It is not accurate to state that modern pop music is objectively terrible as musical taste is subjective, and what one person may consider bad, another may enjoy. In addition, pop music is created for mass consumption and appeal, and it is common for popular music to adhere to certain formulas or conventions to achieve commercial success. However, it is essential to consider that there is a wide variety of pop music, and not all of it follows the same conventions or caters to the same audience.
It is possible to argue that some modern pop music may lack originality or depth, and many songs may follow similar melodic or lyrical patterns. It is crucial to note that pop music is designed to be catchy and accessible, and it is often composed with the goal of being easily memorable, so it is not unusual for some songs to sound alike. Furthermore, it is essential to recognize that music evolves over time, and what may sound innovative or groundbreaking to one generation may not be as well-received by another.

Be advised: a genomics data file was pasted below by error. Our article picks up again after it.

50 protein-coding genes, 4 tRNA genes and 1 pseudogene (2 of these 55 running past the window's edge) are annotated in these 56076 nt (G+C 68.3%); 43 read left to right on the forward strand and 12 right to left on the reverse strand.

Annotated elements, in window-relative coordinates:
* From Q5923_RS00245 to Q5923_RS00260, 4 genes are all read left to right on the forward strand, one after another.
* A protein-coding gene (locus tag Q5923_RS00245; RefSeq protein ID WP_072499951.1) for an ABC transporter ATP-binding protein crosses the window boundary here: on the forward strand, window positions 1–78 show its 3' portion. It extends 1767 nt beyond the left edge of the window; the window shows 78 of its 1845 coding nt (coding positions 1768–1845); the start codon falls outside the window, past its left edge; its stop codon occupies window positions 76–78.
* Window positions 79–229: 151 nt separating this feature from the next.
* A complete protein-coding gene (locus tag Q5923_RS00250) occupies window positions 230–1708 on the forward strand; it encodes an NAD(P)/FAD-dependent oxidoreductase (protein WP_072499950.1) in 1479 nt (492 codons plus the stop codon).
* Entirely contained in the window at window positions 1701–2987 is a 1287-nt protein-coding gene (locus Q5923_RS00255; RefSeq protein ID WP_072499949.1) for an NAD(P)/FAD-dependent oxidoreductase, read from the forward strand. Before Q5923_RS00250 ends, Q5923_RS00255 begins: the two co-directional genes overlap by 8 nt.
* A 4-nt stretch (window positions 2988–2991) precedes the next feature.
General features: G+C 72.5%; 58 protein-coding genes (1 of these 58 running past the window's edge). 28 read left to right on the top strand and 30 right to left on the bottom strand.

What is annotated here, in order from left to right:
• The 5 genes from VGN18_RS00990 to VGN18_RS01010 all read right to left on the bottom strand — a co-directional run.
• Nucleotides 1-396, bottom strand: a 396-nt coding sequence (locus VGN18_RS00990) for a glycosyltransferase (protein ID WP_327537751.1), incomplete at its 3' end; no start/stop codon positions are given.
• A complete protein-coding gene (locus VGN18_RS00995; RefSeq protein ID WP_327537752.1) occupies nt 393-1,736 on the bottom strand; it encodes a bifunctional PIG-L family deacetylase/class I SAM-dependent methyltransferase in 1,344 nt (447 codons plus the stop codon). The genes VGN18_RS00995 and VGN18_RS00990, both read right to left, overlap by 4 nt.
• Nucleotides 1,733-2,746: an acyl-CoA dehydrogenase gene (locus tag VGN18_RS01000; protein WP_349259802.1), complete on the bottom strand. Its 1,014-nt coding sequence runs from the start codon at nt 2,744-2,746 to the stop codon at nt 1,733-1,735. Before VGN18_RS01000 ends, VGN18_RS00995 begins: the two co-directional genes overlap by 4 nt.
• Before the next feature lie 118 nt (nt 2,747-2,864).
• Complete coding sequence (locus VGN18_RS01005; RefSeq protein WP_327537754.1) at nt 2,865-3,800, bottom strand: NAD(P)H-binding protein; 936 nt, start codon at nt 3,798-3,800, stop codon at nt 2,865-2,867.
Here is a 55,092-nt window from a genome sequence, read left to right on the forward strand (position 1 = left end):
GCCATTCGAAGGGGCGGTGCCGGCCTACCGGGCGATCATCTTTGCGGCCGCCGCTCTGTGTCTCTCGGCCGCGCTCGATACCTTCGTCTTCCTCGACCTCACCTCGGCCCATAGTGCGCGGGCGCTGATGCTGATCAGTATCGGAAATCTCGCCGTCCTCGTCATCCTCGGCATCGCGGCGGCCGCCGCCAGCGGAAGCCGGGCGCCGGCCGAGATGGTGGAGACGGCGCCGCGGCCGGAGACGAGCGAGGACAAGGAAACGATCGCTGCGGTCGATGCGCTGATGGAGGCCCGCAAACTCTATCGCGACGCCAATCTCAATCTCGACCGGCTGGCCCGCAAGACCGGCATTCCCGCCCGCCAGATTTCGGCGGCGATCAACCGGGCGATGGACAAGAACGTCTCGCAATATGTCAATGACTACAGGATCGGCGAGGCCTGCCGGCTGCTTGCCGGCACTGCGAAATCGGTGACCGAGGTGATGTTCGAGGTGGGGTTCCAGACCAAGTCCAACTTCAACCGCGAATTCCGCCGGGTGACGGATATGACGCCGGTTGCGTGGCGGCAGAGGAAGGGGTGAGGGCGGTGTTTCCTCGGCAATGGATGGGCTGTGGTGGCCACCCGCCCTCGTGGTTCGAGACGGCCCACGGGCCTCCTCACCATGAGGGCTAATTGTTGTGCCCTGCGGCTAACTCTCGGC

When discussing music, it is also important to consider cultural and societal factors that influence musical trends and preferences. For example, changes in technology and the rise of social media have transformed the way music is consumed and produced, leading to new sounds and styles. In addition, musical taste is often shaped by personal experiences, social status, and cultural background, which can lead to varying opinions on the quality of a particular genre or artist.
Ultimately, it is important to approach music criticism with an open mind and a willingness to understand the context and intent behind the music. While some may argue that certain aspects of modern pop music are flawed, it is essential to recognize that music is an art form that can evoke different emotions and meanings for each listener. As such, it is vital to respect different tastes and opinions and to appreciate the diversity and creativity that exists in the world of pop music.
- Miranda, G. (2017). Pop Music: A Brief History. The Oxford Handbook of Pop Music Studies, 21-39. doi: 10.1093/oxfordhb/9780190254705.013.2